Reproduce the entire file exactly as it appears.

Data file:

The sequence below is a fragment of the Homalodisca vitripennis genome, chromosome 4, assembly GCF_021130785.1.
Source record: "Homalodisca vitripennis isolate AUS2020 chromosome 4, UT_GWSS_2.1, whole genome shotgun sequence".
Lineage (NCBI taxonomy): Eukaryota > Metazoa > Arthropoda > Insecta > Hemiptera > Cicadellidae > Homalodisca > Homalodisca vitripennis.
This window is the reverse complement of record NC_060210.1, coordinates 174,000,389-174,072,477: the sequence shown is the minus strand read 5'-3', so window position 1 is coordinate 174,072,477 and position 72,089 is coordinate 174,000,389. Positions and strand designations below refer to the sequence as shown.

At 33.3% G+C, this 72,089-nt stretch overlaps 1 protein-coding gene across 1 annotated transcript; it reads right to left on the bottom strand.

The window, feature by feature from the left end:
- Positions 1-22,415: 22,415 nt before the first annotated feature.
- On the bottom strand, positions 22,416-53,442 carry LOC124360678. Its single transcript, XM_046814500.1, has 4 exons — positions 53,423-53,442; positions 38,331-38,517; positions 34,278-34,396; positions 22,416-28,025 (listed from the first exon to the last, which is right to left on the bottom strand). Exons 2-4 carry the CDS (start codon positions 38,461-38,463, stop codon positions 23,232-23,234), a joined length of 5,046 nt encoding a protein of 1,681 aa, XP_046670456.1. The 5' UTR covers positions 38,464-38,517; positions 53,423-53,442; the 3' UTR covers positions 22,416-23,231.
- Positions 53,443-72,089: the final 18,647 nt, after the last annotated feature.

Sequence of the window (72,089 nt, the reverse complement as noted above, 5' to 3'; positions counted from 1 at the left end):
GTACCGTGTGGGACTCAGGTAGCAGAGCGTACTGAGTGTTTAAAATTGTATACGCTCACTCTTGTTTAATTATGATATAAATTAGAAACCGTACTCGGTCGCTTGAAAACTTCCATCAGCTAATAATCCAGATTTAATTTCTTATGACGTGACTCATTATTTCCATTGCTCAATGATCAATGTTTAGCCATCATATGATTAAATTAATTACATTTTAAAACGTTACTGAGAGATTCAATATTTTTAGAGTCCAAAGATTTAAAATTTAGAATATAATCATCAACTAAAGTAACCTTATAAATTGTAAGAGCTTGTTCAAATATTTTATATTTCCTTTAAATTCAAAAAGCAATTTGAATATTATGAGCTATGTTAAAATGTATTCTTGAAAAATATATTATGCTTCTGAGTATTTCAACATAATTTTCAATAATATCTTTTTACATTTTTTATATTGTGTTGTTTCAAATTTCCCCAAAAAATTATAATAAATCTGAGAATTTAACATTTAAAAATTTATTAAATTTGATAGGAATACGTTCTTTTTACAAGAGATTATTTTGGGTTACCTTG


The sequence below is a fragment of the Homalodisca vitripennis genome, chromosome 4, assembly GCF_021130785.1.
Source record: "Homalodisca vitripennis isolate AUS2020 chromosome 4, UT_GWSS_2.1, whole genome shotgun sequence".
Lineage (NCBI taxonomy): Eukaryota > Metazoa > Arthropoda > Insecta > Hemiptera > Cicadellidae > Homalodisca > Homalodisca vitripennis.
This window is the reverse complement of record NC_060210.1, coordinates 174,000,389-174,072,477: the sequence shown is the minus strand read 5'-3', so window position 1 is coordinate 174,072,477 and position 72,089 is coordinate 174,000,389. Positions and strand designations below refer to the sequence as shown.

At 33.3% G+C, this 72,089-nt stretch overlaps 1 protein-coding gene across 1 annotated transcript; it reads right to left on the bottom strand.

The window, feature by feature from the left end:
- Positions 1-22,415: 22,415 nt before the first annotated feature.
- On the bottom strand, positions 22,416-53,442 carry LOC124360678. Its single transcript, XM_046814500.1, has 4 exons — positions 53,423-53,442; positions 38,331-38,517; positions 34,278-34,396; positions 22,416-28,025 (listed from the first exon to the last, which is right to left on the bottom strand). Exons 2-4 carry the CDS (start codon positions 38,461-38,463, stop codon positions 23,232-23,234), a joined length of 5,046 nt encoding a protein of 1,681 aa, XP_046670456.1. The 5' UTR covers positions 38,464-38,517; positions 53,423-53,442; the 3' UTR covers positions 22,416-23,231.
- Positions 53,443-72,089: the final 18,647 nt, after the last annotated feature.

Sequence of the window (72,089 nt, the reverse complement as noted above, 5' to 3'; positions counted from 1 at the left end):
GTACCGTGTGGGACTCAGGTAGCAGAGCGTACTGAGTGTTTAAAATTGTATACGCTCACTCTTGTTTAATTATGATATAAATTAGAAACCGTACTCGGTCGCTTGAAAACTTCCATCAGCTAATAATCCAGATTTAATTTCTTATGACGTGACTCATTATTTCCATTGCTCAATGATCAATGTTTAGCCATCATATGATTAAATTAATTACATTTTAAAACGTTACTGAGAGATTCAATATTTTTAGAGTCCAAAGATTTAAAATTTAGAATATAATCATCAACTAAAGTAACCTTATAAATTGTAAGAGCTTGTTCAAATATTTTATATTTCCTTTAAATTCAAAAAGCAATTTGAATATTATGAGCTATGTTAAAATGTATTCTTGAAAAATATATTATGCTTCTGAGTATTTCAACATAATTTTCAATAATATCTTTTTACATTTTTTATATTGTGTTGTTTCAAATTTCCCCAAAAAATTATAATAAATCTGAGAATTTAACATTTAAAAATTTATTAAATTTGATAGGAATACGTTCTTTTTACAAGAGATTATTTTGGGTTACCTTG